In Re General Motors Co.: SEC Accepts Settlement Offer and Institutes Cease-and-Desist Proceedings
In In Re General Motors Co., S.E.C., No. Admin. Proc. File No. 3-17797 (January 18, 2017), the Securities and Exchange Commission (the “Commission”) instituted a cease-and-desist order pursuant to Section 21C of the Securities and Exchange Act of 1934 (the “Exchange Act”) against General Motors Company (“GM”), and accepted an Offer of Settlement (“Settlement Offer”) from GM in anticipation of the cease-and-desist proceedings. General Motors submitted the settlement offer “without admitting or denying the findings”.
As reported by the Commission, GM’s approach to accruing estimated losses associated with vehicle recalls from the period starting in 2012 through the third quarter of 2014, included placing engineering defects recommended for recall on an “Emerging Issues List” (EIL) after review by several internal committees. Once placed on the EIL, the “potential” for a recall was considered “probable and estimable”. The EIL was reported to those responsible for the accounting treatment of possible losses related to potential recall actions (the “Warranty Group”).
Beginning in 2012, GM engineers began exploring claims related to a defective ignition switch (the “Defective Switch”) in GM’s line of Chevrolet Cobalts. The Warranty Group was not notified until the fourth quarter of 2013, when the Defective Switch issue finally made the Emerging Issues List. “As a result, from 2012 through the first quarter of 2014, the Warranty Group was not able to consistently consider whether a loss was “reasonably possible” under ASC 450 and for which disclosure was necessary prior to the point at which GM considered the potential field action for an accrual.”
Section 13(b)(2)(B) of the Exchange Act requires issuers to devise and maintain a system of internal accounting controls sufficient to provide reasonable assurances that, among other things, transactions are recorded as necessary to permit preparation of financial statements in conformity with generally accepted accounting principles (“GAAP”). ASC 450 provides guidance for the recognition and disclosure of a loss contingency, and requires issuers to assess the likelihood the future event or events will confirm the loss or impairment of an asset or the incurrence of a liability is “remote”, “reasonably possible”, or “probable”. Upon a determination of probable and estimable, “ASC 450 requires the issuer to accrue the estimated loss.” Where the loss is not subject to a reasonable estimate, disclosure is necessary.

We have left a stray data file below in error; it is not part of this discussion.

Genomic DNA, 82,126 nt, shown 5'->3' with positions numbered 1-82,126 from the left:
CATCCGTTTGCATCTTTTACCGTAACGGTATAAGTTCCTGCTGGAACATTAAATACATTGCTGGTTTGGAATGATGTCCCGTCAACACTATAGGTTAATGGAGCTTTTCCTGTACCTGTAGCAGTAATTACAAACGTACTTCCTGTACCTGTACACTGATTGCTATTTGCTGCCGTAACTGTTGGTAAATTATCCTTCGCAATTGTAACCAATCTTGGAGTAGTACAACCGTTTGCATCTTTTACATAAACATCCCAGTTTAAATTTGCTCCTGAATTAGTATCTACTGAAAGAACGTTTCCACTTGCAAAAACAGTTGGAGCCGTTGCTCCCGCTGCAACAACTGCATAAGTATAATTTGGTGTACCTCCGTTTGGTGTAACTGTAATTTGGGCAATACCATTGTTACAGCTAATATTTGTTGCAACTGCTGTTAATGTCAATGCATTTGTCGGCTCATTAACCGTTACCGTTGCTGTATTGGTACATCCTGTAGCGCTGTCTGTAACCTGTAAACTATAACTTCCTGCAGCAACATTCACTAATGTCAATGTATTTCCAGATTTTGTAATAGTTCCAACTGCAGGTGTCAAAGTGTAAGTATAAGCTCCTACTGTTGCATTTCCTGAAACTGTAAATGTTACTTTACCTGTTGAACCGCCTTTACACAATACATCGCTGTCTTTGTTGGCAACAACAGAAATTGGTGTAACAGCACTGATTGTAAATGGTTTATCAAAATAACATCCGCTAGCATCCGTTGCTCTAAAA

The Commission found GM’s large recall campaigns for the period 2012 through the second quarter of 2014 violated Section 13(b)(2)(B) of the Exchange Act by not devising and maintaining a system of internal accounting controls sufficient to provide reasonable assurances that transactions were recorded as necessary to permit preparation of financial statements in conformity with GAAP.
Accordingly, the Commission, pursuant to 21C of the Exchange Act, ordered GM to cease and desist from committing or causing any further violations of Section 13(b)(2)(B). GM agreed to pay a civil money penalty in the amount of $1,000,000 to settle the proceeding.
The primary materials for this matter can be found on the DU Corporate Governance website.